The MoS team discusses the broader issue on next Wednesday's Bully Pulpit.

Posted on Saturday, January 25, 2014 by Carl Trueman on Postcards from Palookaville

Regular readers will know that I occasionally try to keep track of the ever-expanding letters which are being used to describe the sexual chaos that exists in PC World (and I am not referring to the magazine favoured by  computer geeks).  Well, Carlton Wynne has brought to my attention that Professor Robert George at Princeton has spotted a very strong contender for the title of the world's most exhaustively pious PC acronym.  This is from Lewis and Clark: LGBTQQAOPA.   This can be expressed longhand as "lesbian, gay, bisexual, transgender, queer, questioning, asexual, omnisexual, pansexual and allied community." 

Apart from the fact that the verbal effort required to be politically correct and not offend people is now likely to induce an asthma attack in anyone who does not have a high degree of aerobic fitness, the other interesting thing about this is the arrival of the terms 'omnisexual' and 'pansexual'.  I confess that I have not got the foggiest idea what these two assaults upon the English language represent and feel no urgent need to rectify my ignorance.  The roots would indicate they should be synonyms -- though synonyms for what? I also have a sneaking suspicion -- call me paranoid if you like -- that I may be the only category of person now excluded and oppressed.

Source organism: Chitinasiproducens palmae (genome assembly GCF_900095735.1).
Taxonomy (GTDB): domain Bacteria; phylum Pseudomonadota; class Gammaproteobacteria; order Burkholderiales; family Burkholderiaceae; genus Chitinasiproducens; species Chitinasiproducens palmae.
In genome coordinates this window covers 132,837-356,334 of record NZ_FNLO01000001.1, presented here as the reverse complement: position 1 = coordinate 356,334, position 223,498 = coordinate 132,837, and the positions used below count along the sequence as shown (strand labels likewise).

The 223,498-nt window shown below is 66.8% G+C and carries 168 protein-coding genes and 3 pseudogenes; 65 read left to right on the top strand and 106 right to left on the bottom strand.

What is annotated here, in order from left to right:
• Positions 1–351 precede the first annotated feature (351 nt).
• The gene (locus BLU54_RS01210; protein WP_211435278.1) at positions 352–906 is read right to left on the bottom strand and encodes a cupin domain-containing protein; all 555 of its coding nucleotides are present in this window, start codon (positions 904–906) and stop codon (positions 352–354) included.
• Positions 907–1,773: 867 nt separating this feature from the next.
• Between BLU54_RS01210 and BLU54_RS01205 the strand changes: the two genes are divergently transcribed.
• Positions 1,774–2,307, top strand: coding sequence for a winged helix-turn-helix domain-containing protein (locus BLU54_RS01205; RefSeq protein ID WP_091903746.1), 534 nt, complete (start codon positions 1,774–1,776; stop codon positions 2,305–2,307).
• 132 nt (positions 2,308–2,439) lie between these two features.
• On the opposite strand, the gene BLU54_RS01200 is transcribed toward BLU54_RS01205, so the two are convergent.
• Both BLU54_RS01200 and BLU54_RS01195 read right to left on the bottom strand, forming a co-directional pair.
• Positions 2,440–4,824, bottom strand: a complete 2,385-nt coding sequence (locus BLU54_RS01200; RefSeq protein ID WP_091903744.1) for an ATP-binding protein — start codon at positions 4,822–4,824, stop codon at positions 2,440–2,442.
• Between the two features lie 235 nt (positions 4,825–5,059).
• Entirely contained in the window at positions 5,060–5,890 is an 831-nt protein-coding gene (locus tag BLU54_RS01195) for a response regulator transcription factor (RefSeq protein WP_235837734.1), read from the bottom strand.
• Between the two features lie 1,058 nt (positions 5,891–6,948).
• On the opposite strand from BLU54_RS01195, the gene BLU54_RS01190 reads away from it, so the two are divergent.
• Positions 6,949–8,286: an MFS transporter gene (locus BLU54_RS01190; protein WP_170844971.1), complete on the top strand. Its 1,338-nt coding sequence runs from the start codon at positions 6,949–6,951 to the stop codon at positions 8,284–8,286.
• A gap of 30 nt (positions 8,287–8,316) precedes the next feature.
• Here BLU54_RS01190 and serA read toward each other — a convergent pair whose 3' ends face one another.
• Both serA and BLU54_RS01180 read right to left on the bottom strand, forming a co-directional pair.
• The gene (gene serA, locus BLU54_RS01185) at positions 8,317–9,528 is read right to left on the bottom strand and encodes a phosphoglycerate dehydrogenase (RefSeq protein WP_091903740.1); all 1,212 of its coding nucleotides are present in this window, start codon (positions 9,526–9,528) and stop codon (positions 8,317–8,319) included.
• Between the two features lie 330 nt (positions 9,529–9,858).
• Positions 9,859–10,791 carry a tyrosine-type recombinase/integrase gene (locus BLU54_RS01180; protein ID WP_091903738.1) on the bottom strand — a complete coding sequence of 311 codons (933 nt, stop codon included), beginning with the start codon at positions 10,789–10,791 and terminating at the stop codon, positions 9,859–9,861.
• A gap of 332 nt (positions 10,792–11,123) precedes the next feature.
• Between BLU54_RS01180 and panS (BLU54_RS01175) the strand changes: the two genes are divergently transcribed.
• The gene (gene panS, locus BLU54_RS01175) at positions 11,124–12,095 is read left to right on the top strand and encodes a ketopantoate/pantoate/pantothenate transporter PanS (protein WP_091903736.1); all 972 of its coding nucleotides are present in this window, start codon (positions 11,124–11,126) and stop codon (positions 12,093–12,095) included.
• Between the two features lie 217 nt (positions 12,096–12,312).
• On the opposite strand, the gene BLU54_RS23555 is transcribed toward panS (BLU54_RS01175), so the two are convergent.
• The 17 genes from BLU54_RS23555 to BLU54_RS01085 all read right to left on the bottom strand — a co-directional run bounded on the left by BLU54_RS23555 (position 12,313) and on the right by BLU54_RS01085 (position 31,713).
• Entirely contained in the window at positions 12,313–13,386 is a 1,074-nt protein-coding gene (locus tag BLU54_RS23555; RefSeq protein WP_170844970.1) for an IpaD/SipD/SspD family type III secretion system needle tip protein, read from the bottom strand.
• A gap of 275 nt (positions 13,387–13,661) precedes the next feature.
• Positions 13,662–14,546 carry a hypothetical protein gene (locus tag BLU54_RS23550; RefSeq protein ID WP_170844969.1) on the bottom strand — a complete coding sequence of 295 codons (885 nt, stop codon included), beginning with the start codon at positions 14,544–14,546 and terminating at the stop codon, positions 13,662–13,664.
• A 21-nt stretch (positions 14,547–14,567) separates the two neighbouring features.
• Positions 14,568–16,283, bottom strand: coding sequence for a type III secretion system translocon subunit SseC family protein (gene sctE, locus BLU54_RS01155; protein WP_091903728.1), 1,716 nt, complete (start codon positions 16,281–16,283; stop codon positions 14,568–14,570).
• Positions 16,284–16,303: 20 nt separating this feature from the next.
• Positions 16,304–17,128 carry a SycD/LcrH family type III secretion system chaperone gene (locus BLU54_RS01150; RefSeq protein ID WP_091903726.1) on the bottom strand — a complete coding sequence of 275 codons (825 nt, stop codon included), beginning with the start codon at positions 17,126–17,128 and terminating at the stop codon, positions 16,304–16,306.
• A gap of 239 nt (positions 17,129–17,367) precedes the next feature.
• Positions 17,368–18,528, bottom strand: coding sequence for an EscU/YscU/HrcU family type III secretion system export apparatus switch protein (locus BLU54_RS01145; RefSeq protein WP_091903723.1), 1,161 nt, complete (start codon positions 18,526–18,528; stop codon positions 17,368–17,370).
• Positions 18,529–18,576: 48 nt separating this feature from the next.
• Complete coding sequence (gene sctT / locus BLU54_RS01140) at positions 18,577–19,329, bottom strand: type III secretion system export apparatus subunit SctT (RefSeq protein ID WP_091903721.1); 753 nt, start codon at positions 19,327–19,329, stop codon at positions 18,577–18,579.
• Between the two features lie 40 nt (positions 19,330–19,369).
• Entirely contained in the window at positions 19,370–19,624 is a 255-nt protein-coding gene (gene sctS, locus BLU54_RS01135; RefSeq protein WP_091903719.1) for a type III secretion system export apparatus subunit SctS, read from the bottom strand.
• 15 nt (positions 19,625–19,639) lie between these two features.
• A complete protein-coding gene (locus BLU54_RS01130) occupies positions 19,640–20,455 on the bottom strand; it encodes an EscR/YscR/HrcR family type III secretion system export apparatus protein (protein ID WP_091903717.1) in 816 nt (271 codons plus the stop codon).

Joking aside, the two new words would seem to imply a total abolition of distinguishing categories in the matters of sexuality and sexual identity.  Ironically, this would seem to render the preceding letter distinctions meaningless (perhaps even at some point in the near future potentially imperialist?).  In the land of the utterly free, the meaning of sex is always a matter of purely (sic) individual construction.  When a category embraces everything in general, it embraces nothing in particular.  When thatPrometheus.jpg category purports to be in some way political or ethical -- well, you can draw the conclusion for yourself.